Any numbers of repetitions may be used. For example, only two levels are provided in the probabilistic boosting or other hierarchal network. As another example, three or more repetitions are provided. Each repetition either rules out windowed data as representing local structure of a particular view or continues. Once ruled out, further processing for the window position is ceased. Each level may indicate a different view than a previous level due to the differences in the multi-class classifier. The final level, where the windowed data represents or likely represents local structure of a particular view, outputs an indication of the local structure. The indication may be the window position, the view associated with the local structure, a flag, or other designation of local structure for a known view being detected.

In act 60, acts 50-58 are repeated for a different window position. Any window search pattern may be used. Coarse-to-fine searching may be used, such as where probability or level of ruling out indicates regions for higher or lower resolution searching. In one embodiment, different translations are applied to shift the window in even, small (e.g., a few pixels) steps through the entire data set or image. No rotation is provided in one embodiment, such as where the input image is normalized to provide the local structure at a specific orientation. In other embodiments, the search includes different rotations. No scaling is provided in one embodiment, such as where the input image is normalized to a known scale. In other embodiments, the window is set to different sizes to account for scaling.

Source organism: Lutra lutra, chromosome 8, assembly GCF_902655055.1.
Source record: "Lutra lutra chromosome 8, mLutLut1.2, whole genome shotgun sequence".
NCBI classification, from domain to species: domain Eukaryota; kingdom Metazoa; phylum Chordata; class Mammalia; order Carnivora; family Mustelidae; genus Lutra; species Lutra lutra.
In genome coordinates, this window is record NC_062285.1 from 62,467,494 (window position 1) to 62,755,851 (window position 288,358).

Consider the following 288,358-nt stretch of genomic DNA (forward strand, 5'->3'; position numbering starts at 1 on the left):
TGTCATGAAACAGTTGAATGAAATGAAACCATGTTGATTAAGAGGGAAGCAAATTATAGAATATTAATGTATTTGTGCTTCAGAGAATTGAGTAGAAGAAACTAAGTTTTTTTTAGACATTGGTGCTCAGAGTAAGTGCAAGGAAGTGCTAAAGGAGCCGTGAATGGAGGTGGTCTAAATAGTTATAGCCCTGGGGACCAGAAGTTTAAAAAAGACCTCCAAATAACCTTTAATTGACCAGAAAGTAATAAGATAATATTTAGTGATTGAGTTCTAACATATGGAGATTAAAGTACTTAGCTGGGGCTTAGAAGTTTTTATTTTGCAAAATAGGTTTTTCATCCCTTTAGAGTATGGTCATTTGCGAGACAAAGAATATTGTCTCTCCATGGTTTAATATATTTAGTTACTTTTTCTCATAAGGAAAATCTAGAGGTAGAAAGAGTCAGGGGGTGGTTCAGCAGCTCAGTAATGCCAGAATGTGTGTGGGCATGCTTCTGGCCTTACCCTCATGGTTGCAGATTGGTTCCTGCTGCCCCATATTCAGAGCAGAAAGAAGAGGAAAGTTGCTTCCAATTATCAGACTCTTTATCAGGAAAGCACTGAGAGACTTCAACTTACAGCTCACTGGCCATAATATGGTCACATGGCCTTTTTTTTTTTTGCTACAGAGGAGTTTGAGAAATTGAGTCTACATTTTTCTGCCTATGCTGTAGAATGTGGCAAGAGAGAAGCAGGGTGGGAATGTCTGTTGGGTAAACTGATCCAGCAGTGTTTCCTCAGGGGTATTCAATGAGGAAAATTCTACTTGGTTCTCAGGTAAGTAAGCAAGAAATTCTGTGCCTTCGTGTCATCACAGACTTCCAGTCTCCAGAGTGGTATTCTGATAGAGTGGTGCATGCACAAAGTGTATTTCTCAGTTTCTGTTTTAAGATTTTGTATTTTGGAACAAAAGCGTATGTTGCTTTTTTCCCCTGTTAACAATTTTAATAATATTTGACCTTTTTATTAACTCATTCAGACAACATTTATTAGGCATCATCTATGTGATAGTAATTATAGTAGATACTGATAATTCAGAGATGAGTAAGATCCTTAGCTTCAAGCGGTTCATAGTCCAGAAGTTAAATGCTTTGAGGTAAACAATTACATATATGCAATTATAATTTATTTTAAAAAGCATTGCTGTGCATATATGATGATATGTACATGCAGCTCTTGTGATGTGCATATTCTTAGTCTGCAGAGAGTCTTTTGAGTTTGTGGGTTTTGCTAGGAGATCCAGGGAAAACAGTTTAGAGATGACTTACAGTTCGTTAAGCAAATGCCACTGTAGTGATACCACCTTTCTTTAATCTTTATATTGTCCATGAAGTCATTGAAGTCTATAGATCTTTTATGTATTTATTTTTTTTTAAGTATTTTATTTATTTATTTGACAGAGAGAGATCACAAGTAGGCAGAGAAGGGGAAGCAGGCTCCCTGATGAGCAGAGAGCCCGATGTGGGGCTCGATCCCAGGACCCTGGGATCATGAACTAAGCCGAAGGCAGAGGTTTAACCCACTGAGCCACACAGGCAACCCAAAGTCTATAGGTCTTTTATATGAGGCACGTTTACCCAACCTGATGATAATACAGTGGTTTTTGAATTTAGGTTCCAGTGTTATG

More than one window location may be identified as representing the local structure of a view. The different views and/or positions of local structure are reconciled to output a final classification.

In another embodiment shown in FIG. 3, further classification is performed for each of the output local structure indicators. Acts 62-66 represent one or more of the embodiments disclosed in U.S. Published Patent Application No. 20090034808 (Ser. No. 11/775,538, filed Jul. 10, 2007). These acts are summarized below. Other approaches may be used.

In act 62, a more global structure is identified for further classification. Given the view determined for detected local structure, additional data representing more of the heart is selected. For example, the left ventricle has different positions relative to other heart structure depending on the view. Given the view, the window is expanded to include the other structure. FIG. 4 shows an initial window 82 for local structure determination. Since the left ventricle for the detected view is in the upper left portion of the heart, the window is expanded as represented at 80 to include additional structure (e.g., valves and/or chambers). The expanded window 80 identifies a region including the local structure and additional structure. This more global structure for each detected local structure is selected for further classification.